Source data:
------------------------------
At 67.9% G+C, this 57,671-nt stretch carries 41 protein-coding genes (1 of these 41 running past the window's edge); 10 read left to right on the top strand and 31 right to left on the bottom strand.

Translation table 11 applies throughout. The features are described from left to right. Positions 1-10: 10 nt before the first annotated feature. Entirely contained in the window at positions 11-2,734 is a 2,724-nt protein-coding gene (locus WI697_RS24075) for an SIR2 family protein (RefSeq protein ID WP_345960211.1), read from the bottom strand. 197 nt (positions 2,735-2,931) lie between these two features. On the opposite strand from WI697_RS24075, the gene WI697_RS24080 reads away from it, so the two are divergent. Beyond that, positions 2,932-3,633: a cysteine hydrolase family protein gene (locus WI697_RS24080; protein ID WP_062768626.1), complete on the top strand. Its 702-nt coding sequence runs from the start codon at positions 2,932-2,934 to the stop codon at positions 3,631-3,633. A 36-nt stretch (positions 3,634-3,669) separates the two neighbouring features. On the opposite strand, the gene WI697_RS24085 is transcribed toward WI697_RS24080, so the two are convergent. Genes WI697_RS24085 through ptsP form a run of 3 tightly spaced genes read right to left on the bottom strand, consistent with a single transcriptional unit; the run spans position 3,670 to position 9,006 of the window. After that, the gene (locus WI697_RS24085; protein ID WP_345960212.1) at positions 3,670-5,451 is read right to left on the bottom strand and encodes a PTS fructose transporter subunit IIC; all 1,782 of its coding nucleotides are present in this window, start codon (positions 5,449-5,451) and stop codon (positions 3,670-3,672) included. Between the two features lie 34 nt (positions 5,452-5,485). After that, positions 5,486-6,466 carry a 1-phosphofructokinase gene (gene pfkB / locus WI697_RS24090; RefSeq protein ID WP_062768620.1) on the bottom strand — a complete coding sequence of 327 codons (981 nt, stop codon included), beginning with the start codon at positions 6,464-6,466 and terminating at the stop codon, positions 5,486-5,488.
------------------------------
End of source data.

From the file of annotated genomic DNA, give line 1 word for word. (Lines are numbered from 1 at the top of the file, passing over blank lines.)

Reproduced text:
At 67.9% G+C, this 57,671-nt stretch carries 41 protein-coding genes (1 of these 41 running past the window's edge); 10 read left to right on the top strand and 31 right to left on the bottom strand.